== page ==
Parts of Daniel Sheehan’s childhood were filled with heartbreak and hurdles that tested the human spirit. The 2015 Elon graduate has since made it a personal mission to help others overcome similar challenges.
By Eric Townsend
If there’s one thing Daniel Sheehan ’15 wants you to know, it’s that help exists.
Help exists for the mother who needs home nurses in her battles against breast cancer and multiple sclerosis. Help exists for the father to find stable work in a specialized field. Help exists for the high school senior with limited funding who understands the importance of a college education. Sheehan is also aware that many people don’t know of the resources his own family needed. And as a recipient of a 2015 Coro Fellowship in Public Affairs, which cultivates young leaders by placing them for nine months within government, corporate, campaign, labor and nonprofit organizations across the nation, he plans to gain experiences that will help him bring hope to other people.
Beginning this fall, the human service studies and strategic communications double major from North Carolina, is spending nine months in New York City, forging professional and community connections starting with the city’s Department of Youth and Community Development. In that role, he is identifying ways for local nonprofits to strengthen their relationship with the department and other city groups. He also is researching private-sector employers who might want to partner with the department’s Summer Youth Employment Program, which provides summer work for people ages 14 to 24. Coro Fellows work in small teams to address wide range of communities, interests, ideologies and experiences. Founded in 1942, Coro is a nonprofit, nonpartisan institute that develops young leaders through placement into philanthropic, corporate, media and civic sectors.
Once his fall work is complete, Sheehan will work briefly for a political campaign and, then, a corporation to broaden his experience working across sectors. Eventually, he hopes his work will make life better for thousands of children and families in New York City who may be struggling against the same challenges he once faced. Growing up, Sheehan and his younger brother, Matthew, an Elon junior, divided their time between divorced parents. Their dad moved frequently around the country for work as an archaeologist, while their mom remained in North Carolina fighting breast cancer and multiple sclerosis. Both environments exposed the young boys to emotional and psychological turmoil. While Daniel Sheehan doesn’t like to share specifics, he notes that he was forced to grow up early, and that past experiences make him a strong voice for marginalized groups.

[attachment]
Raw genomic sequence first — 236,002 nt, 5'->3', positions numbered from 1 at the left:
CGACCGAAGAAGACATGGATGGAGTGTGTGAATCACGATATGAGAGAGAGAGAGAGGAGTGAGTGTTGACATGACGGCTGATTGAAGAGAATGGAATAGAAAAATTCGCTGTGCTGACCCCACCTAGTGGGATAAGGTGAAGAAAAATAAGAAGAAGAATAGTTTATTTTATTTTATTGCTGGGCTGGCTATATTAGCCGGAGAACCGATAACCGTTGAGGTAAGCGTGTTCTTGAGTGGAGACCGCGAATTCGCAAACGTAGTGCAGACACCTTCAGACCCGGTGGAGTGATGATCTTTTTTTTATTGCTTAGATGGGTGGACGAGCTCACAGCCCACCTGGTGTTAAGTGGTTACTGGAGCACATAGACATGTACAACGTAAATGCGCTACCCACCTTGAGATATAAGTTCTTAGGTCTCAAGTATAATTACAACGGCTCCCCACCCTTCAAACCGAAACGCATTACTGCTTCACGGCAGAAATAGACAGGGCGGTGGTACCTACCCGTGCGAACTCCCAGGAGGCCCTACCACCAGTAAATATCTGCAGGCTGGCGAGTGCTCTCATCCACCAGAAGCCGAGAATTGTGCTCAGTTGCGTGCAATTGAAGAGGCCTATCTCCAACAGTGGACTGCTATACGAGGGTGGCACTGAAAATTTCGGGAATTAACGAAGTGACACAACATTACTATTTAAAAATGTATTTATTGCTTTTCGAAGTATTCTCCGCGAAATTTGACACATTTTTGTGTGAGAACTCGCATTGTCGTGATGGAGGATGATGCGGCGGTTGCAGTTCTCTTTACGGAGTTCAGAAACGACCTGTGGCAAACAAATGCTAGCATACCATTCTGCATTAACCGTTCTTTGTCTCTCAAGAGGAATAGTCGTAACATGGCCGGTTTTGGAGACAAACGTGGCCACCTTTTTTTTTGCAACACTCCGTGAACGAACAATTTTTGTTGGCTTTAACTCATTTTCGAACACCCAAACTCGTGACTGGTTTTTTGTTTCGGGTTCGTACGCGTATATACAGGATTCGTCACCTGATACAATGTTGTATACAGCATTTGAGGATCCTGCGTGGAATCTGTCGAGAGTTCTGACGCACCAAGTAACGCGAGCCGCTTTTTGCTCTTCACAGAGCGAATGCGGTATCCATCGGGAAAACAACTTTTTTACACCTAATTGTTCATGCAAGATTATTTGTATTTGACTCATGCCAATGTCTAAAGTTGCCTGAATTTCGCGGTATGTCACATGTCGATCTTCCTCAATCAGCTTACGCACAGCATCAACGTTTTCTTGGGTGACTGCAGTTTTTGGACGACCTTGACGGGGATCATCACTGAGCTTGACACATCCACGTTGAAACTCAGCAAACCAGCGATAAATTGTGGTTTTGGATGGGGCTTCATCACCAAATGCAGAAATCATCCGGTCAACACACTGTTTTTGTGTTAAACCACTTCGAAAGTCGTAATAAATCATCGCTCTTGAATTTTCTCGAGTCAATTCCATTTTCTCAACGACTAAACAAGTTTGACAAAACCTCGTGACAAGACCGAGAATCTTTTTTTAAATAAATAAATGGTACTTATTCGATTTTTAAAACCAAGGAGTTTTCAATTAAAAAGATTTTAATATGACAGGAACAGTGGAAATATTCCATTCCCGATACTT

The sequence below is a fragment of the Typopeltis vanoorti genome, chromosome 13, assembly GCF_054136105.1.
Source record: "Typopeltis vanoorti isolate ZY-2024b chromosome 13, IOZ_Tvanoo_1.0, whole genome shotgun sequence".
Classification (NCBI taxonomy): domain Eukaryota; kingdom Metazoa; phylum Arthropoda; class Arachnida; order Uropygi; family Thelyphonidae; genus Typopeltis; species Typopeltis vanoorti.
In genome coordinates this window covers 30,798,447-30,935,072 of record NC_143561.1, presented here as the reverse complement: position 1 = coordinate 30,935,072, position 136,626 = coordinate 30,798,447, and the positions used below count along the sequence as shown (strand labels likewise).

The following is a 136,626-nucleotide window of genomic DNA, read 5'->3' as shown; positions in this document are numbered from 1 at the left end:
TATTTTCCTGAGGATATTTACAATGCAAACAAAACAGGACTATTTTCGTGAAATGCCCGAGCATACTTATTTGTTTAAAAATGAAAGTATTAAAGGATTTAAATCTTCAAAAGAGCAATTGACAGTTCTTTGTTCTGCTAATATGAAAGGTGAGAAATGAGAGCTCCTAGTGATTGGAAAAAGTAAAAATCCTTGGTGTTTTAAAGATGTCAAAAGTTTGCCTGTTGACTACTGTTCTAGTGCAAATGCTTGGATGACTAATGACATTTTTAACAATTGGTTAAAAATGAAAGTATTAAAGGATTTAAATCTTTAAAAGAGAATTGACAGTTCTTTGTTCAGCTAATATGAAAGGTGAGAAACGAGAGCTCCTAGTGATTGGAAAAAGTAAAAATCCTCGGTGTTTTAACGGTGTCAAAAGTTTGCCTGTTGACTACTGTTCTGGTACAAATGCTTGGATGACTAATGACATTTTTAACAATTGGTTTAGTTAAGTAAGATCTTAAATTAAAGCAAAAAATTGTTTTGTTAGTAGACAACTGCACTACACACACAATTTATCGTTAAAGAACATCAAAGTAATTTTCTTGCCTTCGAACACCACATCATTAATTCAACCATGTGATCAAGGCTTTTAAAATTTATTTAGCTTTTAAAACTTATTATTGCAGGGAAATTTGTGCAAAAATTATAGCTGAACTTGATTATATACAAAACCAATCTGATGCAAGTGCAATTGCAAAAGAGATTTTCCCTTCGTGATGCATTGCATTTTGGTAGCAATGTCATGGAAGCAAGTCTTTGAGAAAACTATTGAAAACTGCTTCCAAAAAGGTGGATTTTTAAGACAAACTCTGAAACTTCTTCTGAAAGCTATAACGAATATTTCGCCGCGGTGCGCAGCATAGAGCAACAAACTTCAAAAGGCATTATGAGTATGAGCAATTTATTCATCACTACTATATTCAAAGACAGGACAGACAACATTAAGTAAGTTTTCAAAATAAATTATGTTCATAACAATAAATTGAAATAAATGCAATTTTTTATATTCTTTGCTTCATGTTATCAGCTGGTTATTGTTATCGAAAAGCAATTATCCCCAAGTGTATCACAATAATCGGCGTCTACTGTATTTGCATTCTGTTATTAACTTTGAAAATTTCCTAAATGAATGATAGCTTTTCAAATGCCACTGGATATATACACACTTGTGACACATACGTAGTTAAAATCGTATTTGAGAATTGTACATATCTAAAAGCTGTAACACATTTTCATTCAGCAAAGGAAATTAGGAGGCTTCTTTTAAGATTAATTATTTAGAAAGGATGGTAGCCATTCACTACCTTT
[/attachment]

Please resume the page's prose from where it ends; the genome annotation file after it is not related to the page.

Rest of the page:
“My motivation for fostering connections and learning about developing systems comes from multiple points throughout my life where the system didn’t work,” Sheehan says. “I saw those challenges as a 7-year-old, as an 8-year-old, as a 12-year-old, and in college chose not to ignore obstacles, but to question why they exist. I was able to explore parts of myself and parts of the world around me in a more critical way.”
At the end of seventh grade, Sheehan moved in with his maternal grandparents in Cary, N.C. Their constant support and love helped him thrive in high school, where he discovered a passion for advocacy that he brought with him to Elon as an Odyssey Scholar and Leadership Fellow. Once in college, Sheehan studied in Costa Rica; performed with the Vital Signs a cappella group at Carnegie Hall; worked for Live Oak, a student-run public relations agency; volunteered with ElonTHON; and helped launch Elon’s chapter of the Delta Upsilon fraternity.
That type of determination was something his faculty and staff mentors immediately noticed. It took many discussions with professors and administrators to narrow his academic interests. It’s not that Sheehan didn’t know what he wanted to do. He simply didn’t know the best path to take. “He’s got incredible perseverance,” says Associate Professor Judy Esposito, Sheehan’s adviser in the Department of Human Service Studies. “He can be met with all kinds of obstacles, and he views them as challenges instead of barriers.”
Sheehan’s mother, Susan, didn’t live to see him graduate in May. She died in April 2014 from multiple sclerosis, after a battle spanning nearly two decades. Seated Under the Oaks, however, were those closest to him: his brother, Matthew; his grandparents, Russell and Virginia Parasiliti; and his father, Michael, who works for the federal Bureau of Land Management. “Elon gave me the resources and the platform for free reign, to take everything I had and was before college, which was limited in many ways, and learn as though all of those limitations didn’t exist,” Sheehan says. “I could be on a corporate sponsorship committee for ElonTHON, and I could help start a fraternity and an a cappella group. That motivation comes from passion but a little bit of fear as well, a fear of not capitalizing on—or making the most of—the great opportunities I’ve been given.
“I went in with the mindset that I was going to have a transformative experience and I know I’ll continue connecting back to my Elon experience through the rest of my professional career.”